It’s not a rebate situation. That’s not the business model. It’s a split of revenues. Please go read Charles Stross’ blog. The real e-book market for book publishing is not really ten years old, even though e-books have been around for awhile. It’s only five years old tops and everything has been wildly disorganized and it’s only 3% of the market. So now that’s changing and things are standardizing. They aren’t going to standardize at $15 and then jerk it up to $30. It’s possible that video enhanced or bundled e-pubs in the future will have higher prices, like DVD’s with extras, but $15 is clearly everybody’s compromise point for initial release of the books. If Amazon goes with $15, they slowly lose the market monopoly they’ve had when they forced the publishers to do $10, so they’re putting it off as long as possible and they’ll put forth that publishers made them, but believe me, they’ve already been planning for the $15 price point.

    “Also, the publishers have not been taking a loss on the e-versions, AMAZON has, in order to build the Kindle market. Amazon has been buying e-books at wholesale negotiated prices to this point, its that lack of negotiation in the future that scares me. As I understand it, the reason a lot of books are not available on Kindle is that an adequate wholesale price could not be agreed on, which is the way the system is supposed to work.”

    Yes, publishers have been taking losses on the e-books because Amazon insisted on the loss price and took the largest chunk of the revenue. They are the producers of the Kindle e-books, not the publishers, and they demand money for it, which costs publishers extra to do in addition to other e-books. And because the market is still very small — only 3% of the market, it’s even more expensive. Because it’s tech, it’s very expensive for dowdy tech-less book publishers to try to arrange. All the price complaints are based on the idea that it’s really cheap for publishers to do e-books. It’s NOT. It’s a technical and wholesale mess. But it’s getting better, bigger and more standardized.

    C.A.: “Why?”

    Because Amazon has stockholders and capital investors which lets it carry huge loads of debt and loss for years in order to build its markets. Book publishers can’t do that. They don’t have the capital, their profit margins are miniscule. They can’t sustain losses as long as Amazon can. When Amazon was the dominant player in the e-book market — only a year ago — they had to, but Amazon isn’t the dominant player anymore. They’re still a big player, but they don’t have as much leverage, and that’s good because then the players can make adjustments according to the market and demand for individual products, not an artificial flat rate that was essentially an R&D gambit.

    “I’ve used Amazon’s DTP system. Someone with even rudimentary HTML skills can make an attractive Kindle e-book from a formatted Word DOC. If you have the book layout and design already established for the print edition, creating various e-book formats to match — Kindle, ePub, PRC, LIF, LIT, etc — is not at all difficult even with freely available e-book creation programs, much less professional level ones. If you’re comfortable typing in HTML tags you could make a book to submit to Amazon with Notepad.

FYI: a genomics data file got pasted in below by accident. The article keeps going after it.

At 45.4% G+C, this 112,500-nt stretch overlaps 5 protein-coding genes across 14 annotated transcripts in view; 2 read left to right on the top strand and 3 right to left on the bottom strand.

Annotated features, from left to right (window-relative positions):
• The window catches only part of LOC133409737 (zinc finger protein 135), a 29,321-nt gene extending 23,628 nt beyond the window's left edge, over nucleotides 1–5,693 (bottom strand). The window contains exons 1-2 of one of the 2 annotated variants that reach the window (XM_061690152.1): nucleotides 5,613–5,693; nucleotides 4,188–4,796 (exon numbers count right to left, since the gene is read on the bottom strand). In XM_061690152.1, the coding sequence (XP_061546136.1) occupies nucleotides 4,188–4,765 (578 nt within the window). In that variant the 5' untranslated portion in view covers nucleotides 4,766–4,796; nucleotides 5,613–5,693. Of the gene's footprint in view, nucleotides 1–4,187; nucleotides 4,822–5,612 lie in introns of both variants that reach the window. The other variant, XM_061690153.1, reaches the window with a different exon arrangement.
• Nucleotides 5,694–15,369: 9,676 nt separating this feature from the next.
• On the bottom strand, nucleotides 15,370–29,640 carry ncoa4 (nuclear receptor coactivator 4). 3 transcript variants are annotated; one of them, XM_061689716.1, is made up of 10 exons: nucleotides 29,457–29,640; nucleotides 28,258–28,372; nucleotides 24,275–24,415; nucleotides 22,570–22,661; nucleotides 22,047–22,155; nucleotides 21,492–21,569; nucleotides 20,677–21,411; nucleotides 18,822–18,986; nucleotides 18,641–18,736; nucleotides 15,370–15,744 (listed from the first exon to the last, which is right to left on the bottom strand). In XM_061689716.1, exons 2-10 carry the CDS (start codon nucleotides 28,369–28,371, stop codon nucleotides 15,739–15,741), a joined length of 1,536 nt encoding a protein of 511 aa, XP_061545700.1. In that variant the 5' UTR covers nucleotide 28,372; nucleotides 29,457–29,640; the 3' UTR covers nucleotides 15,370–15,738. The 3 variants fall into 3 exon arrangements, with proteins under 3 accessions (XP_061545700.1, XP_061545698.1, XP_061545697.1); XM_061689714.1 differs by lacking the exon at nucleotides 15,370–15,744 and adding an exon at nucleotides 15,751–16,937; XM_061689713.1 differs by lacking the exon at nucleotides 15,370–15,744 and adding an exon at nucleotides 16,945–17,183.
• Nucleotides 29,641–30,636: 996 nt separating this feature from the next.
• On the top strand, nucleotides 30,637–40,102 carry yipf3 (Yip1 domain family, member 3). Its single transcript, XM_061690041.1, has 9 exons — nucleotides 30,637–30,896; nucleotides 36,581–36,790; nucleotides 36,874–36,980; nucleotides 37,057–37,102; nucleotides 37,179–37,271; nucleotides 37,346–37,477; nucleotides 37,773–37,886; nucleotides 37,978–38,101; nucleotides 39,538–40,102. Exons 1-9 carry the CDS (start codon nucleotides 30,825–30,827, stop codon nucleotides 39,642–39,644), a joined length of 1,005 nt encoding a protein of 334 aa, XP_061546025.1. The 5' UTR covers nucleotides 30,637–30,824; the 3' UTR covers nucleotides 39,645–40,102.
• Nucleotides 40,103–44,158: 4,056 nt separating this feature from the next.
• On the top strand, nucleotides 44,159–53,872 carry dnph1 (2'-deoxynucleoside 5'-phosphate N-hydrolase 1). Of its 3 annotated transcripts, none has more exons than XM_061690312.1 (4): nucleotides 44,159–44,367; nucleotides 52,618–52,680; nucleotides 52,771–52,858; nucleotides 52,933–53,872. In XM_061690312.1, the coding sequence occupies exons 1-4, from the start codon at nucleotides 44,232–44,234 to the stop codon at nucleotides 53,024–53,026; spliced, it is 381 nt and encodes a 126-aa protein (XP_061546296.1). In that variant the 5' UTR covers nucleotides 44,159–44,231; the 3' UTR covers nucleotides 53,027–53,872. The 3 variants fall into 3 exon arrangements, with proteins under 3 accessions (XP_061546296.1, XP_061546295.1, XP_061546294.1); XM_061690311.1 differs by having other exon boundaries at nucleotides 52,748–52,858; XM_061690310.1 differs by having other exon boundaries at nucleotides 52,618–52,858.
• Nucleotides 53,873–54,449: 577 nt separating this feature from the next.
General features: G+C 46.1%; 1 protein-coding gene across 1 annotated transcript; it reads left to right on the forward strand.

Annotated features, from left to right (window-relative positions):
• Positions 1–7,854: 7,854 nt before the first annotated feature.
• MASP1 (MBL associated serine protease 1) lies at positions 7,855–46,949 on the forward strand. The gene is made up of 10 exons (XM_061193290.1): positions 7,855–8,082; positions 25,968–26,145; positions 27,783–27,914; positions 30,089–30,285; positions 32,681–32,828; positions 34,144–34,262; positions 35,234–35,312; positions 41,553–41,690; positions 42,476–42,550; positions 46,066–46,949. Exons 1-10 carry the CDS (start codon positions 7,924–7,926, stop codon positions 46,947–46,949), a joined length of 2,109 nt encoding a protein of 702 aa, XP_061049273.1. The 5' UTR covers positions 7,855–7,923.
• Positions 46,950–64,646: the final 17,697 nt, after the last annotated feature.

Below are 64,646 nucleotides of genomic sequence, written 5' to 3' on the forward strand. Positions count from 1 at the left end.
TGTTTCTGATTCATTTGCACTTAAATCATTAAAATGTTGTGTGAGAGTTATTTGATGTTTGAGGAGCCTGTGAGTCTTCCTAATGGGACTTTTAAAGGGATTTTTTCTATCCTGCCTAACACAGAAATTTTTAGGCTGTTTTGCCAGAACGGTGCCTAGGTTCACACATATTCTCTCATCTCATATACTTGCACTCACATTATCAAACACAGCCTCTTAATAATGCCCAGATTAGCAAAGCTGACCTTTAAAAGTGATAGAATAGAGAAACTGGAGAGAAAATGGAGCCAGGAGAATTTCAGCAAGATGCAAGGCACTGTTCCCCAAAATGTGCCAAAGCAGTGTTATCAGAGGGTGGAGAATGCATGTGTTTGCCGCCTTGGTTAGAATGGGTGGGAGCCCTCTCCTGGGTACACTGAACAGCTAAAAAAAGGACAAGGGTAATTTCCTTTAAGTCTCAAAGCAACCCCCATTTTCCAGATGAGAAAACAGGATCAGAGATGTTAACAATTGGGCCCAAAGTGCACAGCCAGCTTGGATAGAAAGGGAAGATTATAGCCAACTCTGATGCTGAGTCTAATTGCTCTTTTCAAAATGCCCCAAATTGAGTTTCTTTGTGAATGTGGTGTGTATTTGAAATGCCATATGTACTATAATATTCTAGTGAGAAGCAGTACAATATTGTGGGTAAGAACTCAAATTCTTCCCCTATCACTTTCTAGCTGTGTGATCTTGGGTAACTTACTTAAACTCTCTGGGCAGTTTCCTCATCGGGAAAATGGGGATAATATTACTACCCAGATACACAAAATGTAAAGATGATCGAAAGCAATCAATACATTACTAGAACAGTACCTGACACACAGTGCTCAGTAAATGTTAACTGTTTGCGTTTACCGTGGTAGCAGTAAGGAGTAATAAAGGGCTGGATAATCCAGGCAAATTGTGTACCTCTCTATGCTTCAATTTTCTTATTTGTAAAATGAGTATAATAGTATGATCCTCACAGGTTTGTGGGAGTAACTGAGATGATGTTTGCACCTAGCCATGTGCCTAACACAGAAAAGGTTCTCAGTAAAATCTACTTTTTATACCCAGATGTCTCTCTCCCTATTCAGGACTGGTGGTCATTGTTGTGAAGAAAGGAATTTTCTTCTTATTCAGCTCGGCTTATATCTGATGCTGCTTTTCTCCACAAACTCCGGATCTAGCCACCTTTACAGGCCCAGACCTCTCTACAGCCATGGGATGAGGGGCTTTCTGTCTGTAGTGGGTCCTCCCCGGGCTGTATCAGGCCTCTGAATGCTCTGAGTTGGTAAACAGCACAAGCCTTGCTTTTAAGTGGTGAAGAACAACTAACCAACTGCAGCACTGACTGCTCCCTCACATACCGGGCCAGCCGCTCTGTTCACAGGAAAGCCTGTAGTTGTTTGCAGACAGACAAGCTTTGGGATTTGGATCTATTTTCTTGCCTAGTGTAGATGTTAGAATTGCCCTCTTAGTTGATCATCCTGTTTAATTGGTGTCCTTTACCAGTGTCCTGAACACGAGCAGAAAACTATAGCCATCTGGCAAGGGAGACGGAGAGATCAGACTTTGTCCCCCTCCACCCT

Proprietory DRM is what drives the costs up, but if you use Amazon’s DRM — if you really must use it — it’s applied by Amazon when you upload. I’m not arguing your other points, just wanted to point out that creating a Kindle book is not something publishers should ever be paying Amazon for.”

    Again, you being able to make a Kindle file is not the same as having to supply thousands of files in multiple formats, many of them specialized, to hundreds of vendors of thousands of books and make sure they’re all error free. It takes time, money and personnel and book publishers are not electronics companies and they don’t have it. And Amazon took advantage of that and the publishers let them because they didn’t have a choice and it was a way to grow the e-book market. But, now publishers are in a better position to do their own production, or at least hire it out at better prices, or have Amazon do it but for a better arrangement. The market is bigger, the technology and distribution is improving, and formats are stabilizing down to a few major designs. Rights arguments between authors and publishers, and publishers and e-producers are getting worked out. So it’s going to work well, but if you are an e-customer, you’re going to have to give it at least another year before they get the basics worked out. And there will be lots of drama about it.

  175. After linking over here, reading through the Amazon debacle, finding a new author, and researching your titles… Your Old Man’s War series will, hopefully, be the first books on my upcoming iPad. Maybe I’ll go go to the bookstore in the meantime and pick up the first book…

    Thanks for the well written article.

  176. @KatG – Re “It’s not a rebate situation. That’s not the business model. It’s a split of revenues”

    That’s exactly my point. Since it is a split of revenues, the only way the end seller can adjust the price now is with the cooperation of the provider (If a book lists for $10, for example on a 70/30 split, the provider gets $7. If for marketing purposes the end seller wants to sell it for $9, they cannot, because now the provider get $6.30, to which they have to agree.)

    The only way to allow for that under this proposed model is a rebate system, where Amazon ‘sells’ the book for the $10, pays the $7 and then issues an instant rebate for the book of $1. That’s assuming the agreement allows that.

  177. Looks to me like Macmillan decided that ebooks would be a good way to try to recreate the old UK Net Book Agreement – an ‘agreement’ whereby the publishers told bookstores what price to sell books at and refused to supply any bookstores that discounted.